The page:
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Am Heart J. 2001 Nov;142(5):799-805.

Predictors of length of stay after coronary stenting.

Author information

  • 1Department of Cardiology, Cleveland Clinic Foundation, Cleveland, Ohio, USA.

Abstract

BACKGROUND:

Postprocedure length of stay (LOS) remains an important determinant of medical costs after coronary stenting. Variables that predict LOS in this setting have not been well characterized.

METHODS:

We evaluated 359 consecutive patients who underwent coronary stenting with antiplatelet therapy. Sequential multiple linear regression (MLR) models were constructed with use of 4 types of variables to predict log-transformed LOS: preprocedure, intraprocedure, and postprocedure factors and adverse outcomes.

RESULTS:

Preprocedure factors alone explained more than one third of the variability in postprocedure LOS (adjusted R(2) = 0.37). The addition of procedural variables added little to the model (adjusted R(2) = 0.39). Entering nonoutcome postprocedure variables significantly enhanced the predictive capacity of the model, explaining more than half the variability in postprocedure LOS (adjusted R(2) = 0.54). In the final model, addition of outcome variables increased its predictive capacity only slightly (adjusted R(2) = 0.61). In this model, significant preprocedure factors included: myocardial infarction (MI) within 24 hours, MI within 1 to 30 days, women with peripheral vascular disease, intravenous heparin, and chronic atrial fibrillation. High-risk intervention was the only significant intraprocedure variable. Significant postprocedure factors included periprocedure ischemia; cerebrovascular accident or transient ischemic attack; treatment with intravenous heparin or nitroglycerin or intra-aortic balloon pump; and need for blood transfusion. Significant adverse outcomes included contrast nephropathy, gastrointestinal bleeding, arrhythmia, vascular complication, and repeat angiography.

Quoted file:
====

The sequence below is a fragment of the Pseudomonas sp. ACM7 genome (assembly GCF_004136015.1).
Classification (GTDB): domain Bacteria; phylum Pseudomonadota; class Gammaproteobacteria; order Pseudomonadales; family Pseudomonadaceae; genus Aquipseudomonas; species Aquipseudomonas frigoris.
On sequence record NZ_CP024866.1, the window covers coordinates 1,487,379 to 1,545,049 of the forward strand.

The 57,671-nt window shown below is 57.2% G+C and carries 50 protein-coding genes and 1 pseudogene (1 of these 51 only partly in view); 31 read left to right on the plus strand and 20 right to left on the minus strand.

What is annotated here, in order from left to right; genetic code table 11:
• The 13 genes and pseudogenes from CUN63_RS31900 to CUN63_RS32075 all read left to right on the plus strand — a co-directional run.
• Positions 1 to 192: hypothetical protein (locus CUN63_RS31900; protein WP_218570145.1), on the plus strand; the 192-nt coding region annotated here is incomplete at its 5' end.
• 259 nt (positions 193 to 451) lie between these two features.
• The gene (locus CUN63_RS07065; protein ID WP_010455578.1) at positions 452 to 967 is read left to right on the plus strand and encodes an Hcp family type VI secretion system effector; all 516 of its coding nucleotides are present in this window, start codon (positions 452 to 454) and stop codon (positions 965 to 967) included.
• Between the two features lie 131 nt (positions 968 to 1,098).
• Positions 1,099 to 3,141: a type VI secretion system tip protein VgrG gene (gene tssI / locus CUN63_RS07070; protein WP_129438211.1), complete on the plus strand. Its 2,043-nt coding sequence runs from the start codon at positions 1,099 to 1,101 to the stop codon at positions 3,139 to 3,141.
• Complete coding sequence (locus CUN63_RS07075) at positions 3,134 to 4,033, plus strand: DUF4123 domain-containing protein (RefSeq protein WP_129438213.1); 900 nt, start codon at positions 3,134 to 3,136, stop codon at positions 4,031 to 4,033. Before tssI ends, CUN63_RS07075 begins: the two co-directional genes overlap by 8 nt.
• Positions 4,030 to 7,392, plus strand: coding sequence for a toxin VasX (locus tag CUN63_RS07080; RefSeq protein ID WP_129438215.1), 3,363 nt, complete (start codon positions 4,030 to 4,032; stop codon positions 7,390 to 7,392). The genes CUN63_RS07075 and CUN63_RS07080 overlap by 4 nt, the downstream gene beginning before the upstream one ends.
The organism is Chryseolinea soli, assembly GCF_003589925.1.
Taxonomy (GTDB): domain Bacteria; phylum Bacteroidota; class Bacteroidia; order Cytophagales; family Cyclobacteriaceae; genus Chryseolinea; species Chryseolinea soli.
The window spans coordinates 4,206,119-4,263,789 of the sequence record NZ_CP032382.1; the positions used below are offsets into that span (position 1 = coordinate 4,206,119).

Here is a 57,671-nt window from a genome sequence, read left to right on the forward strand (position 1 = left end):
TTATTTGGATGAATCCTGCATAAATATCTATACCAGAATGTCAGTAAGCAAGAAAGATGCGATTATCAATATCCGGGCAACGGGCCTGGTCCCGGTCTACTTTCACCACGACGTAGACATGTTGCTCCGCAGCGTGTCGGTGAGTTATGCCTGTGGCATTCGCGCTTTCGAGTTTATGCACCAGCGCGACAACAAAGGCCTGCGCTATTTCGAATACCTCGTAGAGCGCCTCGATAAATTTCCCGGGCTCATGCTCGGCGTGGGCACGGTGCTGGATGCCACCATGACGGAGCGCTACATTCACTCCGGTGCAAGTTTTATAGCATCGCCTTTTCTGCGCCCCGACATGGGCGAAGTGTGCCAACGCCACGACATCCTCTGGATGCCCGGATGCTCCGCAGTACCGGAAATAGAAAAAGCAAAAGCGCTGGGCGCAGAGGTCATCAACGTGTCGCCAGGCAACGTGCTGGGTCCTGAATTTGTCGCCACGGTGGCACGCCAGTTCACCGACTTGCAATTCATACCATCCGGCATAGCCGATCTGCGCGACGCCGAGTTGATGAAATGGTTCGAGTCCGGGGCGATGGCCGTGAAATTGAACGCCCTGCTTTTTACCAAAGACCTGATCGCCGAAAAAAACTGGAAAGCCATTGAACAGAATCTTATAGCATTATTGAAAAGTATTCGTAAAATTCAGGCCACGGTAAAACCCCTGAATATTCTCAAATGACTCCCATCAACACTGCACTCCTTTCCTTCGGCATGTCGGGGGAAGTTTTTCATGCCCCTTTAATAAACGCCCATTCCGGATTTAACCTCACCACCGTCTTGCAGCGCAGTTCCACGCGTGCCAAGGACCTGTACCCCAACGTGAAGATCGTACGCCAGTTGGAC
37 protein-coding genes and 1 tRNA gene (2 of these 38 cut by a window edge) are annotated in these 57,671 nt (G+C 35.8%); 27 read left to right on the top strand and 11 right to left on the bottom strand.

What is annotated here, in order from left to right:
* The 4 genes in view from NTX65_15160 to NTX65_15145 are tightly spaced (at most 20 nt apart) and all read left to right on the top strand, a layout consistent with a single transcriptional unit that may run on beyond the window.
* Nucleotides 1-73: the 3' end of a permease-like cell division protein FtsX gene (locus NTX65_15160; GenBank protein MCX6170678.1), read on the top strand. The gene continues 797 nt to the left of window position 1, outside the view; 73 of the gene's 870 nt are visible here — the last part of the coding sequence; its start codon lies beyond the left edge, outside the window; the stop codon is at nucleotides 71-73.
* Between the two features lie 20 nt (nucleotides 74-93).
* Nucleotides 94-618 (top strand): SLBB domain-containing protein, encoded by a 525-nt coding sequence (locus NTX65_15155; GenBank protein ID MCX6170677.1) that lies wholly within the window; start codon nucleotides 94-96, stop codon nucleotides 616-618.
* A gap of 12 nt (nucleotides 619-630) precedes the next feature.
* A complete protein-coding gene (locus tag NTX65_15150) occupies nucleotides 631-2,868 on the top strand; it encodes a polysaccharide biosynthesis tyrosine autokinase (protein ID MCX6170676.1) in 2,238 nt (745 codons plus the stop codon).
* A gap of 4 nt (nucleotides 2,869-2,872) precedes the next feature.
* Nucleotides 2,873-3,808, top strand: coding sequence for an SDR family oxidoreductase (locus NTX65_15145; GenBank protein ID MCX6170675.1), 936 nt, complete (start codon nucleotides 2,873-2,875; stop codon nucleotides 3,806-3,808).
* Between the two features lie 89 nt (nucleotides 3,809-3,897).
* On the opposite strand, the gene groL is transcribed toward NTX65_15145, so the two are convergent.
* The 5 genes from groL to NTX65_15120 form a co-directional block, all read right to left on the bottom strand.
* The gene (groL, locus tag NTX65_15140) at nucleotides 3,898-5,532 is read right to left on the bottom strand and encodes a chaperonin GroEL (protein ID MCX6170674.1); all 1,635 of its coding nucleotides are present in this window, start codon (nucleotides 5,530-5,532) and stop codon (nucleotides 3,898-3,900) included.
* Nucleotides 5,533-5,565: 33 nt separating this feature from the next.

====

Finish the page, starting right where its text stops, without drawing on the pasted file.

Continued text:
CONCLUSION:

This prediction model identifies a number of potentially reversible factors responsible for prolonging LOS and may enable the development of more accurate risk-adjusted methods with which to improve or compare care.

PMID:
11685165
[PubMed - indexed for MEDLINE]
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